For the umpteenth time, entertainers and event promoters have once again expressed deepening concern that they are being overlooked for support calling on government to open the industry as the pandemic threatens their careers and livelihoods.
BEPA president, Gilbert Seagile this week told Arts & Culture in an interview that industry players have gone for far too long without any source of livelihoods, which has led to some being auctioned or served with civil imprisonment charges.
Seagile also said the creative industry has been one of the hardest hit sectors by COVID-19 with the local industry going more than 17 months with no action on the live entertainment scene due to the imposed lockdown regulations and curfews. “In times of this crisis, BEPA feels that government has taken more than the expected time without coming with contemplative measures to resuscitate or recuperate the creative industry.
Without immediate action, the negative consequences of this crisis will affect much more than our economy. We might not be able to recover from this entertainment shock for many years, losing much of the richness and diversity of the entertainment and cultural scene,” said Seagile. He called on the COVID-19 Task Force as well as Cabinet to take immediate action across all policy areas necessary to make a strong and sustained impact both in the short and long-term.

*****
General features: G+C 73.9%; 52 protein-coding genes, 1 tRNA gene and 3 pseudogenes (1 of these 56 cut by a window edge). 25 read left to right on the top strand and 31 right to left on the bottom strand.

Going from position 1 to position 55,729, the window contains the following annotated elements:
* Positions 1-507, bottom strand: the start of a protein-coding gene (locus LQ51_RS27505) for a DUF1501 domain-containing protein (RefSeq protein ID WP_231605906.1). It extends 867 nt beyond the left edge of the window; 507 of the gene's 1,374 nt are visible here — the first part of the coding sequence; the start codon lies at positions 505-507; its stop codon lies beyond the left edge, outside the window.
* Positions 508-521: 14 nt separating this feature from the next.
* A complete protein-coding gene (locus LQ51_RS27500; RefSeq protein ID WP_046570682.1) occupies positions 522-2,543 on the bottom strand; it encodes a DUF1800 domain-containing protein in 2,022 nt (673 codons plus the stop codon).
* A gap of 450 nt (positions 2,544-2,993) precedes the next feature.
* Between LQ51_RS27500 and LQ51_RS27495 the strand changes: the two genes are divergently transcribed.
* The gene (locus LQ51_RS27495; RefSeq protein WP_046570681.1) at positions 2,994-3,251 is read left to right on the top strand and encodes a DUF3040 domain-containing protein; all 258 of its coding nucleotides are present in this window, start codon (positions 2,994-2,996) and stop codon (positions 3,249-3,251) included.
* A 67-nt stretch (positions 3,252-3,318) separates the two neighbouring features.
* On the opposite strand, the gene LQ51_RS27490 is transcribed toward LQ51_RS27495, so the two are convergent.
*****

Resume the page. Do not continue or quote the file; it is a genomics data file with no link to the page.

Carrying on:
For safe opening, BEPA demands at 30% venue capacity or 100 indoor attendants and for 250 outdoor events. The association suggested that the events should end at 8pm or be regulated by curfew times. BEPA said events could be held on strictly presold tickets for tracing purposes and sold to people who produce negative test certificates in order to encourage people to test.
The promoters also suggested that there should be breaks of 30 minutes after every two hours to allow random fumigation. Seagile said whilst their previous pleas for the opening of the industry hit a snag, they won’t give up. “We don’t see why we can’t be allowed to host live events while the church is allowed to congregate. Most promoters and entertainers can hardly make a living. Many are struggling to even pay their rent. It is time we found ways to live with COVID-19,” he added. According to Seagile, many countries have opened their entertainment industries in line with the WHO protocols and this can also be done locally.
He said it is now evident that the COVID-19 wave has now subsided looking at the dropping numbers of infections. This BEPA plea comes on the backdrop of another failed attempt by the association to enlist entertainers as frontliners in the fight against COVID-19.